Weak correlations between hemodynamic signals and ongoing neural activity during the resting state

Aaron T. Winder, Christina Echagarruga, Qingguang Zhang, Patrick J. Drew

Research output: Contribution to journalArticle

32 Scopus citations

Abstract

Spontaneous fluctuations in hemodynamic signals in the absence of a task or overt stimulation are used to infer neural activity. We tested this coupling by simultaneously measuring neural activity and changes in cerebral blood volume (CBV) in the somatosensory cortex of awake, head-fixed mice during periods of true rest and during whisker stimulation and volitional whisking. We found that neurovascular coupling was similar across states and that large, spontaneous CBV changes in the absence of sensory input were driven by volitional whisker and body movements. Hemodynamic signals during periods of rest were weakly correlated with neural activity. Spontaneous fluctuations in CBV and vessel diameter persisted when local neural spiking and glutamatergic input were blocked, as well as during blockade of noradrenergic receptors, suggesting a non-neuronal origin for spontaneous CBV fluctuations. Spontaneous hemodynamic signals reflect a combination of behavior, local neural activity, and putatively non-neural processes.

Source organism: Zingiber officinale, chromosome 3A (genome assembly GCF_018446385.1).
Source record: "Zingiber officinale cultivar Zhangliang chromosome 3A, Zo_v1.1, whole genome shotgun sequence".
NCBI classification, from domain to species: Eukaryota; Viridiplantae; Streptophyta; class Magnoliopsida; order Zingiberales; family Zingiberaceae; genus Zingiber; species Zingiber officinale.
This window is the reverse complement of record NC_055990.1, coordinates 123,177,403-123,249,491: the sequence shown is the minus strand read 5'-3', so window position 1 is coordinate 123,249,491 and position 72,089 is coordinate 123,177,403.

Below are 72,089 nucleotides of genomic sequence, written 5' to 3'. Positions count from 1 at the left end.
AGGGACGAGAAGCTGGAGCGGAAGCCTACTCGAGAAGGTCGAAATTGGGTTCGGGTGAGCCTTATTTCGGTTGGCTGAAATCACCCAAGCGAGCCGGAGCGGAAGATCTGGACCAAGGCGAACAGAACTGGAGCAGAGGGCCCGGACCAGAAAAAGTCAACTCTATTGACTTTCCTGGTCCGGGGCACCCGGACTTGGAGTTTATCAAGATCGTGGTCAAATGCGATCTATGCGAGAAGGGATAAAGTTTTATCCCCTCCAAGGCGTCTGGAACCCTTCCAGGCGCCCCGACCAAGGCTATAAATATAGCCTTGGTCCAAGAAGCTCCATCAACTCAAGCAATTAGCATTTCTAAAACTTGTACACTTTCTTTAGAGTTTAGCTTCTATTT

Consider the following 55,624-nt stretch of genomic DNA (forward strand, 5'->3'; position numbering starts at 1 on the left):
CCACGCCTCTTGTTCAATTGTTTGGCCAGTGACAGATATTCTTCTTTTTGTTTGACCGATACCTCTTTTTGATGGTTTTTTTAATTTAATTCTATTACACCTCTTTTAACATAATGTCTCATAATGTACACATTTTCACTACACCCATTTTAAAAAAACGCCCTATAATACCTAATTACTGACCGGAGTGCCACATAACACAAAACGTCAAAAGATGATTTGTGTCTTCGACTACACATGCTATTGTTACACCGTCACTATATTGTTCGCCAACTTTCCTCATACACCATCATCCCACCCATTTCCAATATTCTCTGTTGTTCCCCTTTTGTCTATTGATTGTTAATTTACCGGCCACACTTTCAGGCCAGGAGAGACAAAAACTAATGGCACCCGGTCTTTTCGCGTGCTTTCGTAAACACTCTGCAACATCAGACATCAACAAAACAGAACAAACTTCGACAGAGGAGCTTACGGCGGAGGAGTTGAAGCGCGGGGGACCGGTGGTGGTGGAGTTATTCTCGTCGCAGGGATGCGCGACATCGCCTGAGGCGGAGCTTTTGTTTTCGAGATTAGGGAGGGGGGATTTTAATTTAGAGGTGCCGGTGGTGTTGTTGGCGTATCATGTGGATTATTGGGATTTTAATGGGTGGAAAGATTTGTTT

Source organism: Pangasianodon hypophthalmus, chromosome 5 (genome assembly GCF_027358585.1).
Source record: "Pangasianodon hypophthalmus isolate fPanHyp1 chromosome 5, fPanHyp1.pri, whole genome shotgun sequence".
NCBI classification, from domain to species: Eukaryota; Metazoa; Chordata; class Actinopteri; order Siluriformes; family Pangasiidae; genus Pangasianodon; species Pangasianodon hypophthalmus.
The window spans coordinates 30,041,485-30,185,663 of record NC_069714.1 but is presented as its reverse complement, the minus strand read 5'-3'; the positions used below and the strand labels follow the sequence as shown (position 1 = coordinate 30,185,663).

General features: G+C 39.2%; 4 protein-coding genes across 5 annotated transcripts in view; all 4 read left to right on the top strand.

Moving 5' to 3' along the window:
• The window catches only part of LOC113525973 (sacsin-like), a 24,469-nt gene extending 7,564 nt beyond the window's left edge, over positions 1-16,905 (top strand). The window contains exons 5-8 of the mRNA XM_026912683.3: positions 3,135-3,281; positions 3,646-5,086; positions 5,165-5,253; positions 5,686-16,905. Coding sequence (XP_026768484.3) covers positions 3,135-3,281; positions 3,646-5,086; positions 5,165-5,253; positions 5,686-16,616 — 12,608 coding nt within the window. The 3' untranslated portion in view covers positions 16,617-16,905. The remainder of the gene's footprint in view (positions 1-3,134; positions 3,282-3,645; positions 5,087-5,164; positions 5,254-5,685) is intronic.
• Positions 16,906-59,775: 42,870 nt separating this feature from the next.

Original languageEnglish (US)
Pages (from-to)1761-1769
Number of pages9
JournalNature Neuroscience
Volume20
Issue number12
DOIs
StatePublished - Dec 1 2017

All Science Journal Classification (ASJC) codes

  • Neuroscience(all)

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